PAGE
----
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Quasi-optical analysis of the HIFI instrument for the Herschel Space Observatory
In this paper we detail the optical design of HIFI, one of three instruments to be flown on the Herschel Space Observatory and also outline the general approach taken in analysing the quasi-optical performance of the instrument. Gaussian Beam Mode Analysis theory is the principle technique chosen for the quasi-optical analysis, supplemented by the commercially available optical analysis package GLAD. These quasi-optical techniques are used for validation of the optical design and predicting the performance of the HIFI system. The HIFI system was checked for issues such as truncation, mechanical misalignment and aberrational losses, along with aperture efficiency and LO coupling efficiency. The quasi-optical analytical methods described could be applied generally to long wavelength optical instruments.
Fast lens testing using random targets
Sampo Backman, Anssi Jaakko Maekynen, Timo T. Kolehmainen, et al.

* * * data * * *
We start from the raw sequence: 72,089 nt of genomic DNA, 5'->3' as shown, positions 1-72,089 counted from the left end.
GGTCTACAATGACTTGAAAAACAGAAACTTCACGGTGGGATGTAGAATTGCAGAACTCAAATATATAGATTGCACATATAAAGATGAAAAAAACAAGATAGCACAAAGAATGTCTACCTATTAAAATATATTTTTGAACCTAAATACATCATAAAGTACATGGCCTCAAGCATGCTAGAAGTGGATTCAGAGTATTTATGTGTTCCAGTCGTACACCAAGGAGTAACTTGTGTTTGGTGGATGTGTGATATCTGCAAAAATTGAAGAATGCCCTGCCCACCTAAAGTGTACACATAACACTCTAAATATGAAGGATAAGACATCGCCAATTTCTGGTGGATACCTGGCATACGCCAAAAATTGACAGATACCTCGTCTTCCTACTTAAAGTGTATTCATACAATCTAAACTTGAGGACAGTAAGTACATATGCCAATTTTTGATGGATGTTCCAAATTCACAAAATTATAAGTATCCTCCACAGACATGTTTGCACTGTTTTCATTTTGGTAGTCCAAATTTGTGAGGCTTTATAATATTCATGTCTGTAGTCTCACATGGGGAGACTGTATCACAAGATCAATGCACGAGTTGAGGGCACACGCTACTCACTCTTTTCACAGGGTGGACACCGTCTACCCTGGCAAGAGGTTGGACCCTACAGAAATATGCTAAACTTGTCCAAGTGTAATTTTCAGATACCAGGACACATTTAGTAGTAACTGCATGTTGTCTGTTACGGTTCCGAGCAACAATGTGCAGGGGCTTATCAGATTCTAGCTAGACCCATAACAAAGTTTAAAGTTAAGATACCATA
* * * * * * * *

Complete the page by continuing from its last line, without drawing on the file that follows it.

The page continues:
The performance of a random target method for fast MTF measurement of a lens is evaluated. Although the method is well-known, its potential for fast lens testing has not been assessed in the open literature. To optimize speed, the simplest possible instrument setup with minimum amount of mechanical movements during measurement execution is used. The setup includes only a random target, lens under test and a CCD camera with focus adjustment. The target consists of a random black and white pattern of a flat spectrum. The MTF of the lens is acquired by imaging the random target on the CCD using the lens, and then analyzing the spatial frequency content of the image using an ordinary PC. It was found out that a suitable compromise between speed and precision is achieved using a matrix of 128*128 samples per measured field point. This provides better than 2% precision and a few second's total execution time per lens including best focus evaluation and the measurement of tangential and sagittal MTF curves of 5 field points. Using commercially available components, measurement frequencies up to 100 cycles/mm seem achievable using the simple instrument setup.